How retailers present a product makes all the difference to whether shoppers choose to buy. When that product is presented online – where shoppers cannot touch and feel an item for themselves – detailed attention to merchandising becomes all the more important. To be confident in buying an item, website visitors need to know how big it is, what it’s made of, how it works and how they might use it in the context of their own day-to-day lives. Online merchandisers use tools such as search filters, zoomable images and product reviews to communicate those points and to help shoppers find and buy the item that’s right for them. Giving shoppers all the information they need is not only important in helping them to buy in the first place but may also help to reduce the level of returns.
How effectively do Top500 retailers merchandise their websites? RetailX researchers scored the leading websites against more than 35 metrics in this Merchandising Dimension in order to assess how retailers showcase their goods and how they encourage shoppers to buy. In doing so, they aim to understand both how retailers present their products and to establish a benchmark for those measuring their own performance against competitors, both in their own sector and across the Top500.
The information is broken down here into three questions. First, how do Top500 retailers help customers to find the product they are considering buying, using website navigation and search to narrow down the range on offer, while offering recommendations of other similar products that may be relevant? Second, how well do retailers explain the products they sell, and to what extent do they enable people who have already bought the item to share their opinions? Finally, how easy is it for shoppers to buy an item? Do they have to register before checking out, and what payment options are available for them to use?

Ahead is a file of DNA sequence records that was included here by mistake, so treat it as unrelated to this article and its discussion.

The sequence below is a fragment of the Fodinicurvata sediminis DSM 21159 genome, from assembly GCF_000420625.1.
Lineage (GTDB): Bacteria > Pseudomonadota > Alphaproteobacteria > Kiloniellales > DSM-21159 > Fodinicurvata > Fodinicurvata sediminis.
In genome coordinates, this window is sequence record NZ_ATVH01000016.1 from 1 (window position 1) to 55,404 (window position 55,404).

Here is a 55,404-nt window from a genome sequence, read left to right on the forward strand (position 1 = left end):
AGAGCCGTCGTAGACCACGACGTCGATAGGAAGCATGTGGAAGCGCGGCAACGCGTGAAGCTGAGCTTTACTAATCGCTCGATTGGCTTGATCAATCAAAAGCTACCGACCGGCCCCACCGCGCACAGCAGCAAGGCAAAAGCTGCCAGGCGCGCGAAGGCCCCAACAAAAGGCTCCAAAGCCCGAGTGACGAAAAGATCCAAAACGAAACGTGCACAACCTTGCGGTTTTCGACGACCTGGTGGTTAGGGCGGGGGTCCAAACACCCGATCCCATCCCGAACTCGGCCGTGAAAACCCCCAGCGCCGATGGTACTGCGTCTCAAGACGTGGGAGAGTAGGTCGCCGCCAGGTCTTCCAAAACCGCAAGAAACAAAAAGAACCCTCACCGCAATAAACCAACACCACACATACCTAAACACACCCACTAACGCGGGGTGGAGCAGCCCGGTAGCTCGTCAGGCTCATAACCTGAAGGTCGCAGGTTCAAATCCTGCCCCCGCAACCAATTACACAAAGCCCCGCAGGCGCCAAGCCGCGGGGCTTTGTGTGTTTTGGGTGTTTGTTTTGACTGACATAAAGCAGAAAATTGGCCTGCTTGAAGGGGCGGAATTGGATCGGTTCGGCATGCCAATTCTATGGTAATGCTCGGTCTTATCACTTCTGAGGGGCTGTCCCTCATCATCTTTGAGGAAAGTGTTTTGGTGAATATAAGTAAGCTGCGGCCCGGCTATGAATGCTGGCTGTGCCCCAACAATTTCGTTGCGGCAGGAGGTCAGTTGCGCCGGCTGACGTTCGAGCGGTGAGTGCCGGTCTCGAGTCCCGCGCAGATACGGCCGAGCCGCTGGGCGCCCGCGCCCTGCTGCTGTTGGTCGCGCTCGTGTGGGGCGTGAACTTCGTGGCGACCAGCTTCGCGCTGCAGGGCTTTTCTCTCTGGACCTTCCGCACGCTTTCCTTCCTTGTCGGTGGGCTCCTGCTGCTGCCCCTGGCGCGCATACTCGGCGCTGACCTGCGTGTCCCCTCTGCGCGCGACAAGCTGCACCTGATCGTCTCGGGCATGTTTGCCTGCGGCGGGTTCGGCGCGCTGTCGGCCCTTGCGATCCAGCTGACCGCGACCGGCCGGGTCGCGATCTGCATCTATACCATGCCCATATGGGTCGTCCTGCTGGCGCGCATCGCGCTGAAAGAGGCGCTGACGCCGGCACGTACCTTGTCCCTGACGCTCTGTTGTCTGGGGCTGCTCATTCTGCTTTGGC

How do Top500 retailers help customers find a product?
When retailers sell tens of thousands of products, finding the right one can be a challenge, especially since so many shoppers are using the relatively small screen of a smartphone to do so. Retailers help them to narrow in on the item they want through tools including in-site search, and through navigational filters.
Search and navigation
Top500 retailers are making it easier for shoppers to find the items they are looking for. Almost eight in 10 (78%) now offer drop-down suggestions when website users start to type a search term on their website. 61% do so on their mobile website, while 40% suggest full search terms as the shopper starts to type. (See the Strategy & Innovation Dimension (page 18) for more on how predictive search has grown over the year). Browsers can continue to scroll down infinitely on 26% of mobile websites, while 94% of mobile websites feature the three-line ‘hamburger’ button that makes navigation easier on a smartphone.
Almost all enable users to narrow down their search using navigational filters. The most common search filter is by product type, used by 95% of the Top500. That’s followed by price (60%) and by brand (49%). Search by product type has seen a big uptake over the last year, with its use growing from 87% in 2019 to 95% in 2020 of 488 retailers measured in both years. Its use grew in all categories, most notably in jewellery (+23 percentage points (pp) to 45%), cosmetics (+17pp to 52%), and fashion clothing (+17pp to 48%).
But while more retailers offered search by product type, fewer offered search by brand. In 2019, 54% of the 488 retailers measured in both years enabled shoppers to use this filter but in 2020, less than half (49%) do so. The biggest falls in use are in the stationery and craft category, where use fell by 14 percentage points (pp) from 53% to 39%, and in the home and industrial appliances (-12pp to 67%). There were only small rises in use, found in the children’s toys and accessories (+1pp to 72%) and sports and outdoor equipment categories (+1pp to 75%).